Monday, March 26, 2012

Luck Of The Draw



Photo Credit – CDC PHIL


# 6242



While it may seem curious to some, your humble flu blogger here at AFD has never – to his knowledge – ever suffered from a `classic’ bout of flu.


Oh, sure. I’ve had plenty of respiratory infections, albeit mostly upper respiratory. And a couple of times I’ve had what I’ve thought was probably influenza.


But I’ve never had the running fever, crushing body-aches, want-to-die kind of flu that many others seem to report.


I could just be lucky, I guess. 


But I’ve always figured I really wasn’t very susceptible to influenza. That when I’d had the flu, they had been relatively mild cases.  


Of course, I have no way of proving that . . .


But new research published in Nature by Wellcome Trust Sanger Institute lends credence to the idea that some people are genetically more likely to experience severe flu symptoms than others.


First some excerpts from the press release (worth reading in its entirety), then a link to the research article, then I’ll return with some other data suggestive of a genetic susceptibility to influenza.


Genetics of flu susceptibility

Researchers find gene that can transform mild influenza to a life-threatening disease

A genetic finding could help explain why influenza becomes a life-threating disease to some people while it has only mild effects in others. New research led by the Wellcome Trust Sanger Institute has identified for the first time a human gene that influences how we respond to influenza infection.


People who carry a particular variant of a gene called IFITM3 are significantly more likely to be hospitalised when they fall ill with influenza than those who carry other variants, the team found. This gene plays a critical role in protecting the body against infection with influenza and a rare version of it appears to make people more susceptible to severe forms of the disease. The results are published in the journal Nature.


A central question about viruses is why some people suffer badly from an infection and others do not. IFITM3 is an important protein that protects cells against virus infection and is thought to play a critical role in the immune system's response against such viruses as H1N1 pandemic influenza, commonly known as 'swine flu'. When the protein is present in large quantities, the spread of the virus in lungs is hindered, but if the protein is defective or absent, the virus can spread more easily, causing severe disease.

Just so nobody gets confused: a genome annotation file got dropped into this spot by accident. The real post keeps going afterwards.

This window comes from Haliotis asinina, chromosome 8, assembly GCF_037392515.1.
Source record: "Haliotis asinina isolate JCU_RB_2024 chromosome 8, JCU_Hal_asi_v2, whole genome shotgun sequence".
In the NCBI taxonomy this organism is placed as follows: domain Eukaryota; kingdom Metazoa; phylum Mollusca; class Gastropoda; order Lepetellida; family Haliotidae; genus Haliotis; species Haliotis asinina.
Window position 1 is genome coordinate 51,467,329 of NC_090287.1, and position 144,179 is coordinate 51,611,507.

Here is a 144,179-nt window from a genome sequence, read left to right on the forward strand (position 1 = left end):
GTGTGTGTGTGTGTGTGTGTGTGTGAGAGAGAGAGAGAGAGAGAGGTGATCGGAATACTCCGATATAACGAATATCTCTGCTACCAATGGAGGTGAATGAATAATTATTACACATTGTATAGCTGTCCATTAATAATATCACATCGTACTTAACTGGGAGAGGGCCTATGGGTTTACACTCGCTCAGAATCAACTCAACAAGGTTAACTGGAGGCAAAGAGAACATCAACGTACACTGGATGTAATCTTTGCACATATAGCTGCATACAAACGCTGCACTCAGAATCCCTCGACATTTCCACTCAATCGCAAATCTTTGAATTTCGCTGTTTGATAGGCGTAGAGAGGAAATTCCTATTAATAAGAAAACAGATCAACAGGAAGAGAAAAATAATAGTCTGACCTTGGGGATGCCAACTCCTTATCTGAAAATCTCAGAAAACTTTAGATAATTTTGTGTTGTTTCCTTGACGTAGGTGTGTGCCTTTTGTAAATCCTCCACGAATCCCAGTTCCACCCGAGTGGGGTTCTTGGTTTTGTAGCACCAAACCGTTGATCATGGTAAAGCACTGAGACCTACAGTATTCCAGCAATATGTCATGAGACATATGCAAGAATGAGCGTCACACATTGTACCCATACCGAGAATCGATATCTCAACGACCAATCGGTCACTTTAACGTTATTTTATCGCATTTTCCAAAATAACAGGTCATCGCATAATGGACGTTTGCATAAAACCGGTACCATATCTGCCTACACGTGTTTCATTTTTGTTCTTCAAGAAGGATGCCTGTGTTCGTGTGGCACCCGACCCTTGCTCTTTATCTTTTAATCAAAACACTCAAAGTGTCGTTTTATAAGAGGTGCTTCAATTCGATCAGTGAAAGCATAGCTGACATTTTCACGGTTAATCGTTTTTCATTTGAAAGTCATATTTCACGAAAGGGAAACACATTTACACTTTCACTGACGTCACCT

(Continue . . . )


IFITM3 restricts the morbidity and mortality associated with influenza

Aaron R. Everitt,Simon Clare,Thomas Pertel,Sinu P. John,Rachael S. Wash,Sarah E. Smith,Christopher R. Chin,Eric M. Feeley,Jennifer S. Sims,David J. Adams,Helen M. Wise,Leanne Kane,David Goulding,Paul Digard,Verneri Anttila,J. Kenneth Baillie,Tim S. Walsh,David A. Hume,Aarno Palotie,Yali Xue,Vincenza Colonna,Chris Tyler-Smith,Jake Dunning,Stephen B. Gordon,The GenISIS al.

Nature (2012)  doi:10.1038/nature10921



Although this research is the first to identify a specific gene that may make influenza a much more serious illness in some people than others, for some time there’s been evidence suggesting that heritable factors influence how people react to influenza.


In 2008, in the Journal of Infectious Diseases, we saw a study that suggested there might be a heritable susceptibility to death from the influenza virus.


Evidence for a heritable predisposition to death due to influenza.

Albright FS, Orlando P, Pavia AT, Jackson GG, Cannon Albright LA.

Abstract (extract)

Evidence for a heritable contribution to death due to influenza was examined using a resource consisting of a genealogy of the Utah population linked to death certificates in Utah over a period of 100 years. The relative risks of death due to influenza were estimated for the relatives of 4,855 individuals who died of influenza.


Both close and distant relatives of individuals who died of influenza were shown to have a significantly increased risk of dying of influenza, consistent with a combination of shared exposure and genetic effects. These data provide strong support for a heritable contribution to predisposition to death due to influenza.


While interesting, this study doesn’t provide us with a smoking gene.


However, the following year a PLoS ONE  research article doi:10.1371/journal. pone.0004857)  came a bit closer.  


Entitled Host Genetic Background Strongly Influences the Response to Influenza A Virus Infections by Srivastava B, Błażejewska P, Heßmann M, Bruder D, Geffers R, et al., it reports on the results of experiments utilizing seven inbred strains of lab mice that were exposed to influenza A viruses.


From the abstract:


The genetic make-up of the host has a major influence on its response to combat pathogens. For influenza A virus, several single gene mutations have been described which contribute to survival, the immune response and clearance of the pathogen by the host organism.


Granted, mouse models are often useful, but what happens in mice doesn’t always correspond to what happens with human physiology.


And last year, in Host Genetic Susceptibility to Avian Influenza, we saw an analysis of clusters of H5N1 infection in Indonesia that found that young age (under 30) and being a blood relative to the index case in a cluster, were both found to significantly increase the odds of catching the virus.


So there is anecdotal reason to believe that there may be genetic factors involved in either mitigating, or exacerbating, the effects of flu.


Never having suffered a `classic’ bout of flu admittedly gives me some hope that I might have some degree of built-in immunity to a pandemic virus.


But with an emerging or novel flu strain, who knows?


Of course, my good flu fortune may have more to do with my diligence in getting a seasonal flu shot every year, than with any genetic advantage.


But I can hope.